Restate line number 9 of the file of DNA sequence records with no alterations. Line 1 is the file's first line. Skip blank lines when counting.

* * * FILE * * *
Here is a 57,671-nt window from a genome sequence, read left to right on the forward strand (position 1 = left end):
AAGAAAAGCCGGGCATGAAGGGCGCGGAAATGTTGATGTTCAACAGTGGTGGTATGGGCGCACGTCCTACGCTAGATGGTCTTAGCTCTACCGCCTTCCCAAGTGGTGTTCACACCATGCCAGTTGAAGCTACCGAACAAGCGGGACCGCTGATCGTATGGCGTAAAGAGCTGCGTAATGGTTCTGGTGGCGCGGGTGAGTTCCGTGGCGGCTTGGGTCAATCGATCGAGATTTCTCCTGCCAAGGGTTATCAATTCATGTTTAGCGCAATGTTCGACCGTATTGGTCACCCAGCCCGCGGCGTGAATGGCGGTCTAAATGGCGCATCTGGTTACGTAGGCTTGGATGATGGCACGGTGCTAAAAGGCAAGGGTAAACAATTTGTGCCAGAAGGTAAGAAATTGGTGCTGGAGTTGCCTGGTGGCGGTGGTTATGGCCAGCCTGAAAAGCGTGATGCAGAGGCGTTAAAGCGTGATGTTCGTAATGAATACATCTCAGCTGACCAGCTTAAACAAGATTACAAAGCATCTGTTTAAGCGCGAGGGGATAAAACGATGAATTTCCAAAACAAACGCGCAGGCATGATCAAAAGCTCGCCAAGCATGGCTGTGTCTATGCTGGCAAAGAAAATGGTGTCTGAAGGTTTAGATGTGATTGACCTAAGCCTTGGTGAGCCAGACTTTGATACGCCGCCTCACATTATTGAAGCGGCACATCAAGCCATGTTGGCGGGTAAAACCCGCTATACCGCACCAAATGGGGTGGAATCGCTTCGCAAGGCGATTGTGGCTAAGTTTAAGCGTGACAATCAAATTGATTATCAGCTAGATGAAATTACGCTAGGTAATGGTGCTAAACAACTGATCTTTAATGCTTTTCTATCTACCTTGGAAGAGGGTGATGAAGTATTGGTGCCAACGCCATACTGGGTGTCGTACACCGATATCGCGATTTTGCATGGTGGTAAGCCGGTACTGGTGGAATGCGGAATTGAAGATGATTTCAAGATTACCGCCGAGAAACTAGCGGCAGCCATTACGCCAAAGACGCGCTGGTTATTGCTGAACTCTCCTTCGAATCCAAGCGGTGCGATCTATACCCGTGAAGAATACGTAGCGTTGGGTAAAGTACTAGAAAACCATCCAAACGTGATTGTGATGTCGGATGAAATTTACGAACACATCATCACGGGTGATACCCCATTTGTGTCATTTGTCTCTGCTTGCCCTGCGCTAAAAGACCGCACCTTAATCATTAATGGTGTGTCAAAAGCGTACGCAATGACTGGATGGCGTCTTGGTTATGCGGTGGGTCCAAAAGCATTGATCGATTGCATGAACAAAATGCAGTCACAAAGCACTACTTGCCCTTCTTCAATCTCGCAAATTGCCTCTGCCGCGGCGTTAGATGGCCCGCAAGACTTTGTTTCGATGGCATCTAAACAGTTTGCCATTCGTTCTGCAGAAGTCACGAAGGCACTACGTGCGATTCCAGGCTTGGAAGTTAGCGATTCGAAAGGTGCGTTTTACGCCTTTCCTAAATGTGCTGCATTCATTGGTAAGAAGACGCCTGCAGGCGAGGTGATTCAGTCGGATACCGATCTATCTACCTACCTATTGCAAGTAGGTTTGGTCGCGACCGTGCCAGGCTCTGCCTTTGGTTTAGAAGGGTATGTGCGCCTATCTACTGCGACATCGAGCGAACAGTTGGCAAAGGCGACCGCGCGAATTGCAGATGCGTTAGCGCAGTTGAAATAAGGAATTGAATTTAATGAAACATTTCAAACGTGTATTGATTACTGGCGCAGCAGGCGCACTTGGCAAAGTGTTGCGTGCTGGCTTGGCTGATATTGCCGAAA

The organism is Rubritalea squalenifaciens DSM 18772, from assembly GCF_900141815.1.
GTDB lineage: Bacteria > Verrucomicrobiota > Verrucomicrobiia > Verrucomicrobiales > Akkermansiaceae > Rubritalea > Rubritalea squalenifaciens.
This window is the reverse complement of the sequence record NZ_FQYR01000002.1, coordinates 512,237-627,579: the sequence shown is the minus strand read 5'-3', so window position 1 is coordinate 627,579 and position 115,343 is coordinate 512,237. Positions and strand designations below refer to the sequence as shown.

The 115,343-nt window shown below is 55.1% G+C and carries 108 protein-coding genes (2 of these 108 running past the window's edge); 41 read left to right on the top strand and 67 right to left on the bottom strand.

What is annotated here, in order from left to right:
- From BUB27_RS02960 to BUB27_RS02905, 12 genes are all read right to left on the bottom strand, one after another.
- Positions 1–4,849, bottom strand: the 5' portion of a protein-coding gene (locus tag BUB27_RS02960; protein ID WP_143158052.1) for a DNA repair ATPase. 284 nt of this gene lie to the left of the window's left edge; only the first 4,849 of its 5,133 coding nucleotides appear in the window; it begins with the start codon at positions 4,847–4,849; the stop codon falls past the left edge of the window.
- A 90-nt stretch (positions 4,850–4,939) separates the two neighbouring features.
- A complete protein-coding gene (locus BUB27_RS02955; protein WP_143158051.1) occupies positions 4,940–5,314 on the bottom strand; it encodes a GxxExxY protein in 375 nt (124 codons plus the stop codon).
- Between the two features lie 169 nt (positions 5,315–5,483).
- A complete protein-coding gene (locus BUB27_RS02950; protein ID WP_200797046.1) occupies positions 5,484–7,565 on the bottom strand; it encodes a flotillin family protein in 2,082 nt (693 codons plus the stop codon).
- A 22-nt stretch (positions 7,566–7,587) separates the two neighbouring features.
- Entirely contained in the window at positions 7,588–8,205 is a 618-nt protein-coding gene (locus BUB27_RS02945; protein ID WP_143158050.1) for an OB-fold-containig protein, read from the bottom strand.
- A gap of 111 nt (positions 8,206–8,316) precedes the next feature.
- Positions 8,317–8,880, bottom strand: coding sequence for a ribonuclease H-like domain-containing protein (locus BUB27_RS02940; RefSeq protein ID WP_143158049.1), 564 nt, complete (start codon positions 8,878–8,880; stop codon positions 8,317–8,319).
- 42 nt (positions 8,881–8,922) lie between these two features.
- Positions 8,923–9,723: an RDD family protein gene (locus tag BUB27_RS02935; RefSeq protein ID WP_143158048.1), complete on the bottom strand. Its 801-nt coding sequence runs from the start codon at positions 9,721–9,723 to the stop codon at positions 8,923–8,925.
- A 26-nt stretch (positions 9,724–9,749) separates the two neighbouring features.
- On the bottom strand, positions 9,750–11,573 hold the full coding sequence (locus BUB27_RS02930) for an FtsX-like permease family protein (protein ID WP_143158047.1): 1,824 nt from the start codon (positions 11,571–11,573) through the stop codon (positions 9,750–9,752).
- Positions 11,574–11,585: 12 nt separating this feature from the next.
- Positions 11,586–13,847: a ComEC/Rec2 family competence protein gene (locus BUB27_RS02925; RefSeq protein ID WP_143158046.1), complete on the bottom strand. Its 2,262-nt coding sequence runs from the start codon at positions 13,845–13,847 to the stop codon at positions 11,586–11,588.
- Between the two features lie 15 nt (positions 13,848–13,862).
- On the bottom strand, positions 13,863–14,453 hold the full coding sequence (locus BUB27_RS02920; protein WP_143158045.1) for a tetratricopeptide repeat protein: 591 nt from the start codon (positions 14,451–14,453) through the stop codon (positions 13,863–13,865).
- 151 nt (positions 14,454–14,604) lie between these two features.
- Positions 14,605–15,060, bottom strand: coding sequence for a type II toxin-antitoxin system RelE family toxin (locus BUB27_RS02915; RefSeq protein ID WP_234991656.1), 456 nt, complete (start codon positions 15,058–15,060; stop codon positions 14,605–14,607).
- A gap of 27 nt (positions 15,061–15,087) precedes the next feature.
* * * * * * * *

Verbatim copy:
- Positions 1–4,849, bottom strand: the 5' portion of a protein-coding gene (locus tag BUB27_RS02960; protein ID WP_143158052.1) for a DNA repair ATPase. 284 nt of this gene lie to the left of the window's left edge; only the first 4,849 of its 5,133 coding nucleotides appear in the window; it begins with the start codon at positions 4,847–4,849; the stop codon falls past the left edge of the window.